The next big thing might just be taking shape on campus inside the University’s Feliciano Center for Entrepreneurship. Student startups are booming, boosted in part by a chance to win part of New Jersey’s richest collegiate prize pool for promising business ideas. With $80,000 donated this year by alumnus AJ Khubani, CEO and founder of BulbHead.com, Montclair State’s Shark Tank-inspired contest gave student ventures a chance to test the waters with their killer investment pitches.
As the May competition dawned, David McDougall, a senior Business Management major, was picking up a fresh batch of ingeniously shaped 3D-printed kitchen gadgets that “roll a better burrito.” The emcee for the Montclair State competition was a popular pitchman, and the Rollarito, the name McDougall and his partners have given the quirky cooking tool, was just the type of thing OxiClean’s Anthony “Sully” Sullivan spins on TV.
But ﬁrst they’d have to convince Khubani and a panel of judges at the BulbHead.com Inventors Day for Aspiring Entrepreneurs. It’s not exactly sink or swim. The University provides plenty of resources, from networking opportunities with alumni to professors’ expertise to help students turn their passions into proﬁts. Specialized classes and facilities like the MIX Lab with 3D printing for innovation and digital design are helping students fully develop and test their ideas. The University also offers a certiﬁcate in entrepreneurship, which teaches the real-life skills needed to launch a successful enterprise. And with the pitch contest’s reach across campus, students draw on each other’s expertise, whether it’s business or graphic arts, computer science or psychology.
In a back hallway, Sirawar Matin, a sophomore majoring in Athletic Training, was nervously rehearsing his carefully crafted script with Iffat Siddiqi, a junior Computer Science major. It was a childhood memory of sock “skating” over wooden ﬂoors that had brought them to the ﬁnals at Montclair State. “What would happen if you could walk and slide and clean the house at the same time?” they wondered.
The friends had reason to hope they could clean up in the contest. A few weeks earlier, they placed third among state universities and colleges in UPitch New Jersey, where their company, Neatsweeps, also won the Audience Choice Award. For the BulbHead pitch, they upped the “cute” factor, inviting a pair of young boys in slippers to slide around the stage.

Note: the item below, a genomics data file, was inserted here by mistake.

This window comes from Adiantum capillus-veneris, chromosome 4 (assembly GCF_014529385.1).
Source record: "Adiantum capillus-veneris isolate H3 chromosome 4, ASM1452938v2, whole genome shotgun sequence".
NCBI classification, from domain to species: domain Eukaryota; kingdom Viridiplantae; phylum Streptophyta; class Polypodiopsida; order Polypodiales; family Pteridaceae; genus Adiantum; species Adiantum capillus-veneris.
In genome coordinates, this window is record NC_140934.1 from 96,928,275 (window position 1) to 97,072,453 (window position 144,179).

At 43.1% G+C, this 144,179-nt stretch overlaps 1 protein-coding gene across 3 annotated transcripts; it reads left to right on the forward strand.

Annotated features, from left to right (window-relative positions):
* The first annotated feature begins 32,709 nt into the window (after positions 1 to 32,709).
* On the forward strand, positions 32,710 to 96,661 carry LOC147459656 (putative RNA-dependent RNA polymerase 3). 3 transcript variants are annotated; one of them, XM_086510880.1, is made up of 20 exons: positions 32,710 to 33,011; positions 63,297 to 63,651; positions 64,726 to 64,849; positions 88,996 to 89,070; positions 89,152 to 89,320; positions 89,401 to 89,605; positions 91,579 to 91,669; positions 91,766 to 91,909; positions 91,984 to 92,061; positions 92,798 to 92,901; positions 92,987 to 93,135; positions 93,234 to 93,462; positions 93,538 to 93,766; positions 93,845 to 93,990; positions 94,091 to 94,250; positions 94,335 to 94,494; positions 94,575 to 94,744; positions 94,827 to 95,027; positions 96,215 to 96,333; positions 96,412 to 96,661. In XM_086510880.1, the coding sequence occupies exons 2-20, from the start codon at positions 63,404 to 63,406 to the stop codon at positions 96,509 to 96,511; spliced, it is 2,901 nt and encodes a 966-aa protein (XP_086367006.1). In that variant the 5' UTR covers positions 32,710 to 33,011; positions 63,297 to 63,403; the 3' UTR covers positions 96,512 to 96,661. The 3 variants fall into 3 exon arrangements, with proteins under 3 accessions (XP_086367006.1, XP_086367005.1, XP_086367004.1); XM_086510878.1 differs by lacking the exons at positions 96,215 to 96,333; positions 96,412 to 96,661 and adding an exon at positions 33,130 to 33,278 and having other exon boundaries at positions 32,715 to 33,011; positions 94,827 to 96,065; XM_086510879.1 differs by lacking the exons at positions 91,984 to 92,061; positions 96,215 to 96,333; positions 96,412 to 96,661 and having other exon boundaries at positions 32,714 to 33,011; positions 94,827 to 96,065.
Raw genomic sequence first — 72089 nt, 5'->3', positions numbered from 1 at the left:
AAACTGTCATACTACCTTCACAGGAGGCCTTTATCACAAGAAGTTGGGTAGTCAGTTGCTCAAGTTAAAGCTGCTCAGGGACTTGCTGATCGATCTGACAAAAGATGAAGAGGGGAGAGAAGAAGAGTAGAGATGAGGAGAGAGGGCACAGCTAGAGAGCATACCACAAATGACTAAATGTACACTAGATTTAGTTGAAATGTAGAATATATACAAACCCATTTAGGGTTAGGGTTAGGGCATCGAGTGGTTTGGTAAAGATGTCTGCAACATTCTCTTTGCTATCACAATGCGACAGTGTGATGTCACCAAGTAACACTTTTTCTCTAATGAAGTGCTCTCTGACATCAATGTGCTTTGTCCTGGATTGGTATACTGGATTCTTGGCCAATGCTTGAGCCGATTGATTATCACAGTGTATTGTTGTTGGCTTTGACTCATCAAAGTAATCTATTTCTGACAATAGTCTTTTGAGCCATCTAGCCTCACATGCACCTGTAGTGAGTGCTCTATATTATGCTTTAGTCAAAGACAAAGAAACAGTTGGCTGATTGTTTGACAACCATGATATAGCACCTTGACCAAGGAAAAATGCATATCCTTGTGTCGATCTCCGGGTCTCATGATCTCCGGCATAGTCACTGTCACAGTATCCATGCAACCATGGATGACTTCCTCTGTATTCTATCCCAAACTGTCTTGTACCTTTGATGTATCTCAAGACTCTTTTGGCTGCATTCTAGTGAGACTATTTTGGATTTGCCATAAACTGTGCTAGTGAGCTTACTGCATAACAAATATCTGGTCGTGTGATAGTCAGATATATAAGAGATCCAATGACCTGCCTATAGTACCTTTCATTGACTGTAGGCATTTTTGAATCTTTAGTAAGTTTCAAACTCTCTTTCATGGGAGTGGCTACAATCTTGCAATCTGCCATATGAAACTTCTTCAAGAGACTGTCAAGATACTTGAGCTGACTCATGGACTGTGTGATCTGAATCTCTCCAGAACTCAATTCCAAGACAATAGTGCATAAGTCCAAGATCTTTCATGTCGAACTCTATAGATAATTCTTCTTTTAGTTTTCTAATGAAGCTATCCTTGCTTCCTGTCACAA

Facing the panel who will decide if your idea is worthy of investment is one of the most critical – and terrifying – moments for any entrepreneur. At Montclair State, more than 300 people viewed the ﬁnals on May 2 in University Hall. The students presented their ideas, product samples and PowerPoint presentations to entrepreneur experts, including Khubani, a 1984 graduate who has invested in Montclair State’s business program, substantially increasing the prize money this year.
Khubani has ﬁrsthand experience in student startups, launching his own career as an entrepreneur while at Montclair State. He has since built direct-response marketing into “As Seen on TV” TeleBrands and its online marketplace BulbHead.com.
“You remind me of where I was 35 years ago when I ﬁrst started,” he told the contestants.
A few days before the competition, the partners in Eatree, an idea for a healthy fast-food chain, set up a stand at a local lacrosse game, selling vegan burgers they grilled on a camper’s stove to parents watching their children play. At the pitch, the gumption paid off as the group showed conﬁdence batting away questions on marketability, strategy and ﬁnances – and winning $20,000 to continue testing its recipes. “It took skill to think through the nervousness,” says Lauren Wisnewski, a senior Visual Communication Design major.
We look at the pitch prizes as investing in companies just as startup investors do... They may have a terrific concept, but they need money to strengthen and grow their business model.